Heinonen: Sure it was. It had a delaying effect and was so effective that, by my estimates, it knocked out almost 2,000 centrifuges in Natanz. But the Iranian scientists are smart, and they got the problem under control.

SPIEGEL: Do you favor bombing Iran, as Israeli Prime Minister Benjamin Netanyahu still appears to be considering?

Heinonen: Not in the least. I agree with former Mossad Director Meir Dagan, who considers such a first strike to be "insane." We don't even know all the sites that would have to be bombed.

SPIEGEL: What do you mean?

Heinonen: It's pretty certain that Iran has secret facilities where they have hidden materials and could probably start enriching uranium quickly again if Natanz were ever destroyed. Iran's political leaders certainly wouldn't let the IAEA back into the country after an attack, and they would put all their efforts into making as many atomic bombs as they could. And I suspect they would have the backing of a very large majority of the Iranian people. I'm not a politician, but I dare not think about the consequences of such armament, not to mention the possibility of retaliatory attacks against Israel and the West.

SPIEGEL: So is it better we let Tehran have its way, and focus on limiting its chances of getting the bomb?

Heinonen: We should push the Iranians to abide by the additional protocol to the safeguards agreement, which Tehran has already agreed to ratify and which grants the IAEA the right to carry out as many checks as it wants, even unannounced. If Iran's leaders continue to fail to meet their country's obligations, the UN Security Council must react by continuing to increase sanctions, step by step.

SPIEGEL: That hasn't achieved anything so far. And with all due respect, it sounds pretty helpless. Looking back, do you think the IAEA has been like a guard dog without teeth?

Heinonen: Every global organization is only as strong as its members want it to be. And let's not forget that the Iranians have always been very clever in their actions. Officially they have largely stuck to their obligations ...

SPIEGEL: ... while at the same time leading the international inspectors on a merry dance with new plants again and again.

Heinonen: We protested officially, but they tricked and misled us, and used the time creatively to keep pushing forward. My former boss and good friend Mohamed ElBaradei never understood that it's too late to act if Iran has violated all agreements, has touched the nuclear material and its weapons program is already in its final stages.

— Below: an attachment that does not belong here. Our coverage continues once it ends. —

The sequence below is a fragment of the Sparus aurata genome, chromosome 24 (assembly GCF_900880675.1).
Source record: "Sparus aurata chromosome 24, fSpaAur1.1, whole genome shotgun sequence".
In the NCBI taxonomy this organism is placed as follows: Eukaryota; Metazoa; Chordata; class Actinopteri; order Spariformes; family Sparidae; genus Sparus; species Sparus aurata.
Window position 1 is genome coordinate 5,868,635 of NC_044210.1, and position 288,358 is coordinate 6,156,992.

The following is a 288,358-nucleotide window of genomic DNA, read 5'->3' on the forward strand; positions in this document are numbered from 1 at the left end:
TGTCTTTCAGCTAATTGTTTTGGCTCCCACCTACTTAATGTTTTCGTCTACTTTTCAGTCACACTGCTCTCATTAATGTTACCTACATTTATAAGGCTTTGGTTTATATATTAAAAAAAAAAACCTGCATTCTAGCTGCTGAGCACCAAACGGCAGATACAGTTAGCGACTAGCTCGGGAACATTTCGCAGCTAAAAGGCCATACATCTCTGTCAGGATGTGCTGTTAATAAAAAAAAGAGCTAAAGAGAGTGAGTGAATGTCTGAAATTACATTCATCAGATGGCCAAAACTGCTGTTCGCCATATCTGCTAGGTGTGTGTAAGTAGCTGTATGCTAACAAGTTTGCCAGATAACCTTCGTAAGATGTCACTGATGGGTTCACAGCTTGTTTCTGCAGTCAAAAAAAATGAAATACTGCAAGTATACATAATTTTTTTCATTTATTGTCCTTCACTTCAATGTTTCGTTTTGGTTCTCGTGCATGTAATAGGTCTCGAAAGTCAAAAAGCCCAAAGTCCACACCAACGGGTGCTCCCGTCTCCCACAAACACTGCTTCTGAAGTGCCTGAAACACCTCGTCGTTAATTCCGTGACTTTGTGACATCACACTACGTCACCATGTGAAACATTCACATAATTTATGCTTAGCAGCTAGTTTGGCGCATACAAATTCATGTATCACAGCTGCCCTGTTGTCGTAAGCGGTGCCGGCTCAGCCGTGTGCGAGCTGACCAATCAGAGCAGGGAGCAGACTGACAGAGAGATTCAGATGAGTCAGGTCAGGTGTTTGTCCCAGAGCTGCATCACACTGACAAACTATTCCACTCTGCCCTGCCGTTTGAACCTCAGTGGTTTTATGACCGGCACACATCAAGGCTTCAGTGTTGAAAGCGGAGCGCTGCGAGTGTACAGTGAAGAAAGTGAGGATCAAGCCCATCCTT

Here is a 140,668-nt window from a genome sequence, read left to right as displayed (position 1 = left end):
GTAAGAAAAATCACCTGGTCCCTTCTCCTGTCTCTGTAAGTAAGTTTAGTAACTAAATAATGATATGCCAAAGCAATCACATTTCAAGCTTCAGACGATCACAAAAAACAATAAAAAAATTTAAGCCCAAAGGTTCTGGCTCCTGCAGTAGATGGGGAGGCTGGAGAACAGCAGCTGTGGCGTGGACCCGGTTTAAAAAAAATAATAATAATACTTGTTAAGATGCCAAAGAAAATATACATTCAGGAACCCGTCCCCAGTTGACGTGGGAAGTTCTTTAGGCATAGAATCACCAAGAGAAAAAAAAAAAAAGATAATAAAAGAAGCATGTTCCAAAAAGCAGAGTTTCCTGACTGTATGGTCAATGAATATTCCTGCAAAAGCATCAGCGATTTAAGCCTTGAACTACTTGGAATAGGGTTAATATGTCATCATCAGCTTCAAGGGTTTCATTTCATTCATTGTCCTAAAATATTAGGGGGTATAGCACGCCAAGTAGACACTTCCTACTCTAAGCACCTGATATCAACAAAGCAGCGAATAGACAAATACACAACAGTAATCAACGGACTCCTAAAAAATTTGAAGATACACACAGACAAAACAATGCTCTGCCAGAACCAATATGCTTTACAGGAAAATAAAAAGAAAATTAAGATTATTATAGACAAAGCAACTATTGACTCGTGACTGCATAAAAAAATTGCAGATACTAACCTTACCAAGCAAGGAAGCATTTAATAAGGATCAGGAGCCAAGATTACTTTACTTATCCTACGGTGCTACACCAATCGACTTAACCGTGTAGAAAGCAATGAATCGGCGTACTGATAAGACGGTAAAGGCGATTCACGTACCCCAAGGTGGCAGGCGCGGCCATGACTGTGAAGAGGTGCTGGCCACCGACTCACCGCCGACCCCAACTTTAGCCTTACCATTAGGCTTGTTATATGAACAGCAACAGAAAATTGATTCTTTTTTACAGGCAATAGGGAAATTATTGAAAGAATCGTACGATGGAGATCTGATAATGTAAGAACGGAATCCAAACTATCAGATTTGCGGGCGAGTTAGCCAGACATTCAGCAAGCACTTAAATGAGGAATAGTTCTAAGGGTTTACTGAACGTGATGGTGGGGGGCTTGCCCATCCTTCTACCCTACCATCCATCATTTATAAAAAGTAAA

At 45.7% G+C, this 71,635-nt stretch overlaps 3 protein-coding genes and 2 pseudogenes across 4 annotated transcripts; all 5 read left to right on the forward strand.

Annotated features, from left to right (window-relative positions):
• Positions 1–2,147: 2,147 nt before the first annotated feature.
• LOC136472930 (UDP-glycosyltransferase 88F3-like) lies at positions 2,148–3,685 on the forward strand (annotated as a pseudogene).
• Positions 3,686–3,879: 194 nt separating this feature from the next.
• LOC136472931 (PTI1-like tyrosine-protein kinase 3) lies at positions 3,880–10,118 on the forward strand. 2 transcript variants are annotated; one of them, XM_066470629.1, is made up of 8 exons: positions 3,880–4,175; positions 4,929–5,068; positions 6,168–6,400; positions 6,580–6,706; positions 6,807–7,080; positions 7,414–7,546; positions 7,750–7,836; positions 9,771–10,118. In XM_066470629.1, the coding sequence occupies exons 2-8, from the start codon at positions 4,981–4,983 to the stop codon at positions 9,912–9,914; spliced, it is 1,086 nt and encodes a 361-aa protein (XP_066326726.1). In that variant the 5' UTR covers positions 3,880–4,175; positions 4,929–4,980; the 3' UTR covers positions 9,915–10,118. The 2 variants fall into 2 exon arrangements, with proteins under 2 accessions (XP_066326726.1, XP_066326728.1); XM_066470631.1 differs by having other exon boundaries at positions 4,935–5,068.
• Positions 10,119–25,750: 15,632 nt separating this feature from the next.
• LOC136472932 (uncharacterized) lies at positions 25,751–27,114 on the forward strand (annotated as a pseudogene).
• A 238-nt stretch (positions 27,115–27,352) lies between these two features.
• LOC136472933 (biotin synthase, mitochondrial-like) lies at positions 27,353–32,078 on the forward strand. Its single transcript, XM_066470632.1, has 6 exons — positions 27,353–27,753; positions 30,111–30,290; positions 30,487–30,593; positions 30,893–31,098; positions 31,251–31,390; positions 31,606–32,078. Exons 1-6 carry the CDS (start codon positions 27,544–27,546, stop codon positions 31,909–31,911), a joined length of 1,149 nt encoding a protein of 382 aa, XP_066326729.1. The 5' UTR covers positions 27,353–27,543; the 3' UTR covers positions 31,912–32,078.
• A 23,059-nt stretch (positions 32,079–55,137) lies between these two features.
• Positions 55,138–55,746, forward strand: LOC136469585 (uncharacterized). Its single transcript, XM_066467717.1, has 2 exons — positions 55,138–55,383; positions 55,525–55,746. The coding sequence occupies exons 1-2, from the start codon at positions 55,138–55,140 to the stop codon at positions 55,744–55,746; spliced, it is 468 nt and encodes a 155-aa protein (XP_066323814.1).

SPIEGEL: ElBaradei's successor, Yukiya Amano of Japan, who has headed the IAEA since December 2009, has noticeably toughened the rhetoric against Tehran ...

Heinonen: ... which is also more in line with the (IAEA) Department of Safeguard's perspective. But the situation has also worsened considerably in Syria in recent years. As Tehran did before it, Damascus is now resisting pressure from the international community.

SPIEGEL: Didn't Israel do the IAEA's job for it back in 2007, when it sent planes to bomb a secret Syrian reactor near Deir al-Sur in a night-time raid? Or are there grounds to doubt this story, which SPIEGEL helped to uncover with its reporting but was never confirmed officially?

Heinonen: All the evidence seems to suggest that the destroyed building really was a nuclear reactor. But the IAEA only got one opportunity to inspect the site. I feel the IAEA should have exercised its right to a special inspection. We were refused permission to enter Syria to carry out more research there and at other sites, and that remains the case to this day. It's a clear, sanctionable breach of the agreements. Incidentally, the Deir al-Sur reactor bears a striking resemblance to the North Korean Yongbyon reactor.

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From DER SPIEGEL
About Olli Heinonen
  • AP
    Olli Heinonen, 65, spent 27 years working at the International Atomic Energy Agency (IAEA) in Vienna, most recently as the organization's deputy director. Born in Finland, Heinonen was responsible for the nonproliferation of nuclear weapons. During his time at the IAEA, he frequently came into conflict with problem countries like Iran and North Korea as well as international nuclear black market dealers. It is in large part due to his efforts that the IAEA was awarded the Nobel Peace Prize in 2005. Last August, Heinonen, who studied radiochemistry, accepted a senior fellowship to teach at the elite Harvard University in the United States. In this interview, Heinonen draws conclusions for the first time about his years as an arms inspector.